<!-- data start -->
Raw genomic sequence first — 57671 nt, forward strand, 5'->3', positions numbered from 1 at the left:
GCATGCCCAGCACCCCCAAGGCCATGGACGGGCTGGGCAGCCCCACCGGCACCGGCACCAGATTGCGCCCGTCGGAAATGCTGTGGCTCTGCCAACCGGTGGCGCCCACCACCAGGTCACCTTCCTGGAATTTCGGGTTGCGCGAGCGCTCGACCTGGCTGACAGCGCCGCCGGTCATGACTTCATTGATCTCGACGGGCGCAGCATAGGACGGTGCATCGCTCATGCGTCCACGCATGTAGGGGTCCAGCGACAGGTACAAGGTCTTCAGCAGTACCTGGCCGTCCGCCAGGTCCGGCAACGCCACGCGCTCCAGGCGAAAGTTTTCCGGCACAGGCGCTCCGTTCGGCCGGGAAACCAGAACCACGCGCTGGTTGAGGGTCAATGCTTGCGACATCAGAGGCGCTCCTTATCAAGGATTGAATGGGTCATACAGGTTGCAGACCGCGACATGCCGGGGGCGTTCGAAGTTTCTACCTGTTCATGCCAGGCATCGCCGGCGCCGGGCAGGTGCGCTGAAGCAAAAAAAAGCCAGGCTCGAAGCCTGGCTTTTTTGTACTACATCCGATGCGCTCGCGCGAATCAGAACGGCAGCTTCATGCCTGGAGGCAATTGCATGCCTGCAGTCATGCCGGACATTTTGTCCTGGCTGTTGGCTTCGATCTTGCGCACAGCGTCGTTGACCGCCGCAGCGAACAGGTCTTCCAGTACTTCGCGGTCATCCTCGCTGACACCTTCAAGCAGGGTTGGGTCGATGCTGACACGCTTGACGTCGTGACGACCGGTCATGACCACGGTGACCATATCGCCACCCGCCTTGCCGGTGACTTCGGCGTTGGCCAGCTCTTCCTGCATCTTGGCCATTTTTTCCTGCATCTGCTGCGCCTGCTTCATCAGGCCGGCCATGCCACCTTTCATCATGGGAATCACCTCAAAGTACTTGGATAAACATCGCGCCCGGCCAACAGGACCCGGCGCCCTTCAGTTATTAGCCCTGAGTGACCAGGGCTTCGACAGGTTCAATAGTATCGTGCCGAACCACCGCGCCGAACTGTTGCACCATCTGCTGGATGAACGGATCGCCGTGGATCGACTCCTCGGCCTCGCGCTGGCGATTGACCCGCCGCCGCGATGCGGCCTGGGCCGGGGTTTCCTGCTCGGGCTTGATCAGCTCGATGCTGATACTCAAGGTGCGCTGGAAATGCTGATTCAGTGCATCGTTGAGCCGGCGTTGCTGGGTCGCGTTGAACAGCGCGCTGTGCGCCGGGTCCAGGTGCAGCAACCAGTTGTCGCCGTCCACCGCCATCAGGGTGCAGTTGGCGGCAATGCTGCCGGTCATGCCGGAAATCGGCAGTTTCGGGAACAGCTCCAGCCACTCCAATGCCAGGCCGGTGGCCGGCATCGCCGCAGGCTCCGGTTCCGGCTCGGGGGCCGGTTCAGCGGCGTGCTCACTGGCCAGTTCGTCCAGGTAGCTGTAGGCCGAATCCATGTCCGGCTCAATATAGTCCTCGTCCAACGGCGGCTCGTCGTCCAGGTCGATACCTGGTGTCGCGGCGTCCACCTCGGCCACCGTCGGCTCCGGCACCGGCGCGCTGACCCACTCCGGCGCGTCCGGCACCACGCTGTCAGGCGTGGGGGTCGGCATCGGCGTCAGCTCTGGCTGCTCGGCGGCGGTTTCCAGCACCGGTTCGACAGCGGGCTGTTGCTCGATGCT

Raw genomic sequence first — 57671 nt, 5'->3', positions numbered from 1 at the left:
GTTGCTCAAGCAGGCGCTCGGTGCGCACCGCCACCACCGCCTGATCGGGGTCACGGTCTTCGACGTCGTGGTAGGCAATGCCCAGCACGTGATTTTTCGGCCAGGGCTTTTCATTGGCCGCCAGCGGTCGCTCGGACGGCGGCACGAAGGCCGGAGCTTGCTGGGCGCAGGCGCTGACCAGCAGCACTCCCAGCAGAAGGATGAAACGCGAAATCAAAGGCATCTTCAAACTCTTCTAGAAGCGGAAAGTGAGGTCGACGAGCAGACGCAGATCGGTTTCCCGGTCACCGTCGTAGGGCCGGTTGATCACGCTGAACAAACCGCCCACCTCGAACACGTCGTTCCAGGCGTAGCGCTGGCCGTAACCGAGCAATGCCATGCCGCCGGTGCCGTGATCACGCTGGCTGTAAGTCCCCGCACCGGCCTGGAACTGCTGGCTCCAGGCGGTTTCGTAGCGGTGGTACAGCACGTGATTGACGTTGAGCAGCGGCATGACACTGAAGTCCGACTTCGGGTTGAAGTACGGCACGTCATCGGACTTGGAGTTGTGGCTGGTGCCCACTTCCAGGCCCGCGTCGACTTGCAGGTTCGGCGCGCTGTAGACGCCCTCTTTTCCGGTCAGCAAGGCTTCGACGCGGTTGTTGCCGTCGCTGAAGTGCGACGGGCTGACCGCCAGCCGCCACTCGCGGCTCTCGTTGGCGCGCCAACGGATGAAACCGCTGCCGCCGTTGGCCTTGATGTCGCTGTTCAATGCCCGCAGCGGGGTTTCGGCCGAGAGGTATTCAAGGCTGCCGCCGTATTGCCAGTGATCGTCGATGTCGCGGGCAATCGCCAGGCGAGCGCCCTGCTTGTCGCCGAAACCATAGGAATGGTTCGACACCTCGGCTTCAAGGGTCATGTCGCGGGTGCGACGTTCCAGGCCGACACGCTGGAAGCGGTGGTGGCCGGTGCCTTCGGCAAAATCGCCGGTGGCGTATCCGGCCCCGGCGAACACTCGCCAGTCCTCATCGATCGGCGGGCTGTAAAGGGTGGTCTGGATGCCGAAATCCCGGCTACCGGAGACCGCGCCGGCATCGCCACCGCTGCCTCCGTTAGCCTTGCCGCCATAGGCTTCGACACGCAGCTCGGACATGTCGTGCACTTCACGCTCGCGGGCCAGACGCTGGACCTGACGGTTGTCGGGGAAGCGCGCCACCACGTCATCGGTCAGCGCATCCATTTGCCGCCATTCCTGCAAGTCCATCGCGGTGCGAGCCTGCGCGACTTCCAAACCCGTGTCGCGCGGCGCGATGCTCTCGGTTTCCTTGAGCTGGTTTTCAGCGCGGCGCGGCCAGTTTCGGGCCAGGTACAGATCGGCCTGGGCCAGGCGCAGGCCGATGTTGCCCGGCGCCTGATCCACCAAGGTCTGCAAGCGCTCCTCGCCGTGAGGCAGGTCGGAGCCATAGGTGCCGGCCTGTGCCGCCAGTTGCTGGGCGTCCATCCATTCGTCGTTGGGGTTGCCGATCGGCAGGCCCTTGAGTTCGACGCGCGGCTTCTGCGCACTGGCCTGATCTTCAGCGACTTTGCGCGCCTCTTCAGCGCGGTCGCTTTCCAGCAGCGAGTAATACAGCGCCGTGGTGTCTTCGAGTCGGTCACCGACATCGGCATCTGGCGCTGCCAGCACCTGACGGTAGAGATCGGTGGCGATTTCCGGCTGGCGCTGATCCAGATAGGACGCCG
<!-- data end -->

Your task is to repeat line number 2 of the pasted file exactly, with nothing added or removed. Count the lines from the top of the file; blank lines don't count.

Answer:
GCATGCCCAGCACCCCCAAGGCCATGGACGGGCTGGGCAGCCCCACCGGCACCGGCACCAGATTGCGCCCGTCGGAAATGCTGTGGCTCTGCCAACCGGTGGCGCCCACCACCAGGTCACCTTCCTGGAATTTCGGGTTGCGCGAGCGCTCGACCTGGCTGACAGCGCCGCCGGTCATGACTTCATTGATCTCGACGGGCGCAGCATAGGACGGTGCATCGCTCATGCGTCCACGCATGTAGGGGTCCAGCGACAGGTACAAGGTCTTCAGCAGTACCTGGCCGTCCGCCAGGTCCGGCAACGCCACGCGCTCCAGGCGAAAGTTTTCCGGCACAGGCGCTCCGTTCGGCCGGGAAACCAGAACCACGCGCTGGTTGAGGGTCAATGCTTGCGACATCAGAGGCGCTCCTTATCAAGGATTGAATGGGTCATACAGGTTGCAGACCGCGACATGCCGGGGGCGTTCGAAGTTTCTACCTGTTCATGCCAGGCATCGCCGGCGCCGGGCAGGTGCGCTGAAGCAAAAAAAAGCCAGGCTCGAAGCCTGGCTTTTTTGTACTACATCCGATGCGCTCGCGCGAATCAGAACGGCAGCTTCATGCCTGGAGGCAATTGCATGCCTGCAGTCATGCCGGACATTTTGTCCTGGCTGTTGGCTTCGATCTTGCGCACAGCGTCGTTGACCGCCGCAGCGAACAGGTCTTCCAGTACTTCGCGGTCATCCTCGCTGACACCTTCAAGCAGGGTTGGGTCGATGCTGACACGCTTGACGTCGTGACGACCGGTCATGACCACGGTGACCATATCGCCACCCGCCTTGCCGGTGACTTCGGCGTTGGCCAGCTCTTCCTGCATCTTGGCCATTTTTTCCTGCATCTGCTGCGCCTGCTTCATCAGGCCGGCCATGCCACCTTTCATCATGGGAATCACCTCAAAGTACTTGGATAAACATCGCGCCCGGCCAACAGGACCCGGCGCCCTTCAGTTATTAGCCCTGAGTGACCAGGGCTTCGACAGGTTCAATAGTATCGTGCCGAACCACCGCGCCGAACTGTTGCACCATCTGCTGGATGAACGGATCGCCGTGGATCGACTCCTCGGCCTCGCGCTGGCGATTGACCCGCCGCCGCGATGCGGCCTGGGCCGGGGTTTCCTGCTCGGGCTTGATCAGCTCGATGCTGATACTCAAGGTGCGCTGGAAATGCTGATTCAGTGCATCGTTGAGCCGGCGTTGCTGGGTCGCGTTGAACAGCGCGCTGTGCGCCGGGTCCAGGTGCAGCAACCAGTTGTCGCCGTCCACCGCCATCAGGGTGCAGTTGGCGGCAATGCTGCCGGTCATGCCGGAAATCGGCAGTTTCGGGAACAGCTCCAGCCACTCCAATGCCAGGCCGGTGGCCGGCATCGCCGCAGGCTCCGGTTCCGGCTCGGGGGCCGGTTCAGCGGCGTGCTCACTGGCCAGTTCGTCCAGGTAGCTGTAGGCCGAATCCATGTCCGGCTCAATATAGTCCTCGTCCAACGGCGGCTCGTCGTCCAGGTCGATACCTGGTGTCGCGGCGTCCACCTCGGCCACCGTCGGCTCCGGCACCGGCGCGCTGACCCACTCCGGCGCGTCCGGCACCACGCTGTCAGGCGTGGGGGTCGGCATCGGCGTCAGCTCTGGCTGCTCGGCGGCGGTTTCCAGCACCGGTTCGACAGCGGGCTGTTGCTCGATGCT